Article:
INDIANAPOLIS (WISH) — Tamika Catchings is one of the state’s legendary basketball players.
If you were to just scratch the surface of her career, you’d see a 10-time All-Star and four-time Olympic gold medalist. She is also a Women’s Basketball Hall of Fame candidate. But, the work she’s done off the court, some would say, matters even more.
On the court, she was there to play hard. Defense, offense, and sheer power, that was her dance. She played 15 seasons with the WNBA Indiana Fever and she earned every moment in the spotlight.
“When I think about legacy I really think more about the off-the-court stuff,” Catchings said. “It’s easy to be on the court and do what you do when you’re working and you train, but how do you impact lives beyond that?”
After the buzzer. When the crowd cheers die down and the ball stops bouncing, the fever continues. Even after leading her team to a championship victory she’s entering sort of a fifth quarter in life where she can focus on her other passion.
“The love that I have in the community, especially for the kids, that really is my passion for people that’s really why I’m here,” she said.
On top of her work as Fever vice president of basketball operations and general manager, she overseas her “Catch The Stars foundation.”
“Someone paid it forward for the next generation. And now it’s my opportunity to pay it forward for the next generation. Because pretty soon there will be someone else in the seat.”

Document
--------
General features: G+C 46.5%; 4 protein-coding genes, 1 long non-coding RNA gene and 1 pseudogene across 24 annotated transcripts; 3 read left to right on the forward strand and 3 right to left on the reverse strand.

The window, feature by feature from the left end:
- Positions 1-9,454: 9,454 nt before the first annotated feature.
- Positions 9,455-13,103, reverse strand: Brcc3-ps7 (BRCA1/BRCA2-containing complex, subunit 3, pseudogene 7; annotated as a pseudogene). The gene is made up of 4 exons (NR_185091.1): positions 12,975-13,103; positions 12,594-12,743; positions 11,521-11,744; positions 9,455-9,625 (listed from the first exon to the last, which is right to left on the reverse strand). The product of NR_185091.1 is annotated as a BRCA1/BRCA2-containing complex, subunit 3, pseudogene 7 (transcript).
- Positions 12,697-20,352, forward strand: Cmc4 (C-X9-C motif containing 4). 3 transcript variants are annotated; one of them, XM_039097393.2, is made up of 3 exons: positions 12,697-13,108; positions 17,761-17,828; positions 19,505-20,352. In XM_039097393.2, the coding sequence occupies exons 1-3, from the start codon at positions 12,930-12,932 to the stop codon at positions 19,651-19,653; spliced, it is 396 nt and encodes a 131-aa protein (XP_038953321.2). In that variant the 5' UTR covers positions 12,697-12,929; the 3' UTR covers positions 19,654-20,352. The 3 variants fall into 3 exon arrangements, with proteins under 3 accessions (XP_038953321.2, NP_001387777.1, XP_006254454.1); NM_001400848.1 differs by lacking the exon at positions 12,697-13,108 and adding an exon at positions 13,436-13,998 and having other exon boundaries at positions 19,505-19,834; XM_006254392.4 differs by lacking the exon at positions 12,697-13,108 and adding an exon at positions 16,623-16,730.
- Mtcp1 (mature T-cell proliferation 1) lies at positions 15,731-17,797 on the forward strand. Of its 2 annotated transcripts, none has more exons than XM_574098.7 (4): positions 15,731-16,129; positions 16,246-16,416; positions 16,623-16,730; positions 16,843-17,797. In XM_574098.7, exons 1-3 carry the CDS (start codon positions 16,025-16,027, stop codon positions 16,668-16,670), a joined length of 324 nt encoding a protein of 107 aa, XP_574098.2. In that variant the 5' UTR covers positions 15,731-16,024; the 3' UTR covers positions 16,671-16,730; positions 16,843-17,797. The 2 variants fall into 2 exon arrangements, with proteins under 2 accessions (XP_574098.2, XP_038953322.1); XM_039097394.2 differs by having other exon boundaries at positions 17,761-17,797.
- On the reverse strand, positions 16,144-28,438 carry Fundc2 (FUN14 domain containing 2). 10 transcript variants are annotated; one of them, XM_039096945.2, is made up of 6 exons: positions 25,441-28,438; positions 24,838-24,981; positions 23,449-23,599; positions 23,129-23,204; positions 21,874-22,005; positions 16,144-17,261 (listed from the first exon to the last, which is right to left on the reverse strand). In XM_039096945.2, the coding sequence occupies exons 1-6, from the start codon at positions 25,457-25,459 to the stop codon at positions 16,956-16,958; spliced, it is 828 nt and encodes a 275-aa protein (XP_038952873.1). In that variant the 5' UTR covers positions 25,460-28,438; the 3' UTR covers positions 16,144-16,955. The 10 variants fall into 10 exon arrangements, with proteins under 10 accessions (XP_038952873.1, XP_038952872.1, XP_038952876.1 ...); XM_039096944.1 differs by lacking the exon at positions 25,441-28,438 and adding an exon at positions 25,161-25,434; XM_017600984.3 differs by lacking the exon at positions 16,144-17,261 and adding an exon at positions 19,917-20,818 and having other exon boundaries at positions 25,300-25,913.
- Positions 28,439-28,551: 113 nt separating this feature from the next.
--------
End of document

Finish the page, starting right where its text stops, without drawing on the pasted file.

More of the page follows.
Since 2004 the foundation has provided empowering programs to young people in Indianapolis by promoting fitness, literacy and youth development. That’s on top of the programs offered at her business Teas me Cafe Indy.
“Being able to leave a legacy. Live life accordingly. Not just on the court but off the court.”
Building her legacy wasn’t easy. She worked in they gym. And being born with a hearing impairment, she worked on her confidence. And that’s the most important part of the game called Life.
“I want these young kids to realize. no matter what kind of disability like I honestly feel like my disability is a super power,” Catchings said. “You know no matter what you have, you have the ability. You can push through it you can be whatever you want to be when you grow up.”
And she’s not quite done growing.